Review and Giveaway for The Sign of the Weeping Virgin by Alana White

Wednesday, February 20, 2013

Title: The Sign of the Weeping Virgin
Author: Alana J. White
Genre: historical fiction, mystery
Series: N/A
Pages: 384
Source: Historical Fiction Virtual Book Tours
Rating: 4/5

Romance and intrigue abound in The Sign of the Weeping Virgin‚ an evocative historical mystery that brings the Italian Renaissance gloriously to life.

In 1480 Florentine investigator Guid’Antonio Vespucci and his nephew‚ Amerigo‚ are tangled in events that threaten to destroy them and their beloved city.

Marauding Turks abduct a beautiful young Florentine girl and sell her into slavery. And then a holy painting begins weeping in Guid’Antonio’s church. Are the tears manmade or a sign of God’s displeasure with Guid’Antonio himself?

In a finely wrought story for lovers of medieval and renaissance mysteries everywhere‚ Guid’Antonio follows a spellbinding trail of clues to uncover the thought-provoking truth about the missing girl and the weeping painting’s mystifying—and miraculous?—tears‚ all pursued as he comes face to face with his own personal demons.

I've always wanted to go to Europe - Italy, and France in particular, which is a big part of why historical fiction is such a favorite of mine. I'm a a major, unrepentant history nerd, and getting to read and see these fascinating locales in new ways through new books, especially ones so vividly drawn like Florence here with The Sign of the Weeping Virgin, is always a highlight of reading for me.  Alana White's novel of Renaissance Florence is a strong, well-written and full of life, from the characters to the streets they walk. From the first page, the reader is caught up in the life of Guid'Antonio Vespucci, his famous nephew Amerigo Vespucci, and that of Il Magnifico - Lorenzo de' Medici. With a detailed, informative style and a clear voice, White's story is enveloping and vivid; a dense read but one that is rewarding.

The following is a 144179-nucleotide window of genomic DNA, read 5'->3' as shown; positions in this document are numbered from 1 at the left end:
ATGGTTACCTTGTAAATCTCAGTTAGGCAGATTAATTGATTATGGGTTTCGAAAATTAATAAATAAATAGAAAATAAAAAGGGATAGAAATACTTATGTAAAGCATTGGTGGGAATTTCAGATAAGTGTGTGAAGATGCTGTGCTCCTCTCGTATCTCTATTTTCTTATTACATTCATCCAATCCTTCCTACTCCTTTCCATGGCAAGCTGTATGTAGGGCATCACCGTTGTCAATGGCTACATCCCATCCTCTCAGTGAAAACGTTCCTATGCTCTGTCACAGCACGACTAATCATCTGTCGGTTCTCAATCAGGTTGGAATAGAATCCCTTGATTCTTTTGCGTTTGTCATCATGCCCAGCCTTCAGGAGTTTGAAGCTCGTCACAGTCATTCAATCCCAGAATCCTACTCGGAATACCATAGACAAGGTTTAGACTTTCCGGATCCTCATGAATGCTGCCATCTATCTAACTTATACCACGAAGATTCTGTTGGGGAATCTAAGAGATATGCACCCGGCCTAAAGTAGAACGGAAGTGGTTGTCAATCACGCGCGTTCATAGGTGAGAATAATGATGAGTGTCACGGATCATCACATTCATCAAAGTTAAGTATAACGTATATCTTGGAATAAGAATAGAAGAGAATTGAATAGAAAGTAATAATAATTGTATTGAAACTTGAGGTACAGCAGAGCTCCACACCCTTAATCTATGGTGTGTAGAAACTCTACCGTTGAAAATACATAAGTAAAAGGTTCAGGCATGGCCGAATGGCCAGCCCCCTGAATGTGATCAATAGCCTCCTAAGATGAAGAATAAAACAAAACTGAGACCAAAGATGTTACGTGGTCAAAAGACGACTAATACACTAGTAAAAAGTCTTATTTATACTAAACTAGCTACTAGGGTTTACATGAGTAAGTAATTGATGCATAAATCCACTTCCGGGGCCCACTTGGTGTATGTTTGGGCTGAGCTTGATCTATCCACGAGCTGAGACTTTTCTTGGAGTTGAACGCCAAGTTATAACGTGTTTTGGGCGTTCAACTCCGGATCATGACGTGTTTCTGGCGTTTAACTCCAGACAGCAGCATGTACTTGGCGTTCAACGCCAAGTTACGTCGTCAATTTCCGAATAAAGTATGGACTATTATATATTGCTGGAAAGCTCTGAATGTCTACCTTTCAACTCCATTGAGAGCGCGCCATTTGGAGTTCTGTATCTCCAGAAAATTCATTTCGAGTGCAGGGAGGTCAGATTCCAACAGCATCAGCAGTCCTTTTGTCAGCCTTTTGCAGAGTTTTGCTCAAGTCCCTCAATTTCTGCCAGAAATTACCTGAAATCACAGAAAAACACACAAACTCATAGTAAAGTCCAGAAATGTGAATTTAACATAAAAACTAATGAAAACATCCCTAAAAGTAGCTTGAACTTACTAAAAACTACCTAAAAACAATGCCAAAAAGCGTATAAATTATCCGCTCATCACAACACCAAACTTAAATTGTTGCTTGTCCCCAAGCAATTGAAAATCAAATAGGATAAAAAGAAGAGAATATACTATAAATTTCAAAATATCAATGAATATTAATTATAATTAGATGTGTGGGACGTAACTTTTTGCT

The disappearance and assumed death of a young, beautiful Florentine wife, the "miraculous" appearance of the tears from a painting of the Virgin Mary, and the ongoing struggle with Pope Sixtus IV are all important factors to the plot, and the the struggles of the protagonist, Guid'Antonio. A Medici man through and through, one literally haunted by his failure to protect Lorenzo's murdered brother, Guid'Antonio finds himself charged with finding out whether there is a conspiracy to incite Florentines to revolt against their unofficial but powerful Medici leader. Guid'Antonio is a strong protagonist - full of principle, but also internal conflicts and doubts. He didn't develop as much as I would have liked, but this was a solid, intelligent lead for a strong mystery novel.

The Sign of the Weeping Virgin is consistently very evocative of Renaissance Florence. That's a very good thing, and what kept me coming back when I would struggle with the mystery. The vivid imagery is the strongest aspect of the novel, and Florence really comes to life under White's pen. From the neighborhoods and churches, to the Medici palace, White clearly knows her way around the City of Flowers, and it shows in her sensory language. The characters are solid, even if the secondary personages need a little more definition, the plot is compelling and fresh, and the mystery not easily uncovered, but it is the setting that really makes this novel stand out.